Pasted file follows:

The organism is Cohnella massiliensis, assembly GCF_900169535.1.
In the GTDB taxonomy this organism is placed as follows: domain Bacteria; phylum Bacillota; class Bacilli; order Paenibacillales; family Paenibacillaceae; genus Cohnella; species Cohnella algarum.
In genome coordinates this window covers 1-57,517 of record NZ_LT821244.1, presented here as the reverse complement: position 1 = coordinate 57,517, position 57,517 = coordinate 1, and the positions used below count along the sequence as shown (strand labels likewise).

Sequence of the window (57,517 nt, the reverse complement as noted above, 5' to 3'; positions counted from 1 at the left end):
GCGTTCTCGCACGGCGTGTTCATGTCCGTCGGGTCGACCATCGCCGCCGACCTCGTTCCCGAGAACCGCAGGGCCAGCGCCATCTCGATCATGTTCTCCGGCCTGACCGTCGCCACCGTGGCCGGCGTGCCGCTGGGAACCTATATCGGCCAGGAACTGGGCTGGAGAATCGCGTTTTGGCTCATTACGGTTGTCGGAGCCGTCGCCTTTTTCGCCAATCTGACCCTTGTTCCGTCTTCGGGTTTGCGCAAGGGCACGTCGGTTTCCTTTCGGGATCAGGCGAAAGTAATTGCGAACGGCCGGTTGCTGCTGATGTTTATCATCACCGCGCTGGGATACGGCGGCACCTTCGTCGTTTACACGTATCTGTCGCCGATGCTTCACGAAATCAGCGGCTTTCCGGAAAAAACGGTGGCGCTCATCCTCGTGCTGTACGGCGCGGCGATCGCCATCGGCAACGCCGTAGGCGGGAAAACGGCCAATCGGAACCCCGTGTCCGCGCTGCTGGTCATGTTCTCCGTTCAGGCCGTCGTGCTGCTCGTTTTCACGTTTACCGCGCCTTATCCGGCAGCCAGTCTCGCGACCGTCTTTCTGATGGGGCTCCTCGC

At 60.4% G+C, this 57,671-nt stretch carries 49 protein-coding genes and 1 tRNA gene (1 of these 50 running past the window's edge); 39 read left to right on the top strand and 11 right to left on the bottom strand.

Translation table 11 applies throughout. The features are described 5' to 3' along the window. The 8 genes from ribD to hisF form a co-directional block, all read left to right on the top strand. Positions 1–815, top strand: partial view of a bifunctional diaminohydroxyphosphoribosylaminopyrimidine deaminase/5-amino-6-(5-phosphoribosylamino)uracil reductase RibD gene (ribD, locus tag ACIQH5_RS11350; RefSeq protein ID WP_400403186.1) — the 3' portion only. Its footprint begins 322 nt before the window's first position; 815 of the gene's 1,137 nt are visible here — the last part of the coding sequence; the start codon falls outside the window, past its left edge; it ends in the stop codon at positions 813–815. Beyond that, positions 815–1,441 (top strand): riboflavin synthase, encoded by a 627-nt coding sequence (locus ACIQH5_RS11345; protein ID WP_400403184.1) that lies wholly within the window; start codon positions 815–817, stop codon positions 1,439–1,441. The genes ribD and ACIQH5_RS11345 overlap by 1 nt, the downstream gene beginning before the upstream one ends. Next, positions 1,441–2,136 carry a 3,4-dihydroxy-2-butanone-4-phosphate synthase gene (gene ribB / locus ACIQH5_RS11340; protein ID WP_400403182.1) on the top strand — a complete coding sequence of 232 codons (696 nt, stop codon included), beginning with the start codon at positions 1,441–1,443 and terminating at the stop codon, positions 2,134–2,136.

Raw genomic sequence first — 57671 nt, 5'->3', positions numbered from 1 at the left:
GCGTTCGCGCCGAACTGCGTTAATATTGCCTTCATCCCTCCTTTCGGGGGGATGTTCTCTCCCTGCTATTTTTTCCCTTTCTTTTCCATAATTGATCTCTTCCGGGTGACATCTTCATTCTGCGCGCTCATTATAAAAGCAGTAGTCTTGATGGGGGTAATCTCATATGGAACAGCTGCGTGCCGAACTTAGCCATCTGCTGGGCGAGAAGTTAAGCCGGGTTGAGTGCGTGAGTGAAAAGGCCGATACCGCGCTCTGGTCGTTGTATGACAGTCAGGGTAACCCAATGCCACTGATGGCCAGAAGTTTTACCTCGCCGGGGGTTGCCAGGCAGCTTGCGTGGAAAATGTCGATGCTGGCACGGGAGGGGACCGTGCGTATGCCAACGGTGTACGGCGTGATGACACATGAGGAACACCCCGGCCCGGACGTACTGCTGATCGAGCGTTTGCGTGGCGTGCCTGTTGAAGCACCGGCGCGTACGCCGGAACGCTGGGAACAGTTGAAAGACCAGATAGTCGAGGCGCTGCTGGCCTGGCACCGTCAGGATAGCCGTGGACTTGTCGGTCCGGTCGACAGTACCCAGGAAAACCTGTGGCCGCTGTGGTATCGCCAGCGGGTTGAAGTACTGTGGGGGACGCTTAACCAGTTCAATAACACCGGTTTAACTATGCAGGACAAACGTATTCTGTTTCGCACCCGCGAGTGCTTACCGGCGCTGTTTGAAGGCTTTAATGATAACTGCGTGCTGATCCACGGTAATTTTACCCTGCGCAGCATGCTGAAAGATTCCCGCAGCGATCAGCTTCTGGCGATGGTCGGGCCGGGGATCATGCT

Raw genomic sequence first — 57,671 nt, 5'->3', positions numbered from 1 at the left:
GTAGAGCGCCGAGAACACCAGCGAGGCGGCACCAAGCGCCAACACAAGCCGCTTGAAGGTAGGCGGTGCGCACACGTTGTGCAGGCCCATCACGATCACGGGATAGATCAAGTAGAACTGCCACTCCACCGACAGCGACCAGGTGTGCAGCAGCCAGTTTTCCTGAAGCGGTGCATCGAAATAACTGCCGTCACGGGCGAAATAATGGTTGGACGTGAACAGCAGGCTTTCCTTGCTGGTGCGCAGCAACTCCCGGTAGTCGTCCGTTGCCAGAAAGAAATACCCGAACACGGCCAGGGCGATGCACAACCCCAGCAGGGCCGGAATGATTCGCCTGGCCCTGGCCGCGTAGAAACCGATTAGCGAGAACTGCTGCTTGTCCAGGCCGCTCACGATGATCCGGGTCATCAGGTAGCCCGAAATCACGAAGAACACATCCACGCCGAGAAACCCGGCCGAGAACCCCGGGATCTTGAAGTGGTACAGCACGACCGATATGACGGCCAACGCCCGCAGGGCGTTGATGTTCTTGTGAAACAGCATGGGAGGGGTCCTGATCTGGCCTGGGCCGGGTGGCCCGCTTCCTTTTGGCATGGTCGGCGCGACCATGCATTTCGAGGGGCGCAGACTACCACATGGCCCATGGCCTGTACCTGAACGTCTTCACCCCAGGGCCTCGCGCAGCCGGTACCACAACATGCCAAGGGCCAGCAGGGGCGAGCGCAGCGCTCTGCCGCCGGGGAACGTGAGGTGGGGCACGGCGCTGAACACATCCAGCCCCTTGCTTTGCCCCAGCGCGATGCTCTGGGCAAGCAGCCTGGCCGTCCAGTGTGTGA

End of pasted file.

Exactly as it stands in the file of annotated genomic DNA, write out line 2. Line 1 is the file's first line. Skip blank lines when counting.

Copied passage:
In the GTDB taxonomy this organism is placed as follows: domain Bacteria; phylum Bacillota; class Bacilli; order Paenibacillales; family Paenibacillaceae; genus Cohnella; species Cohnella algarum.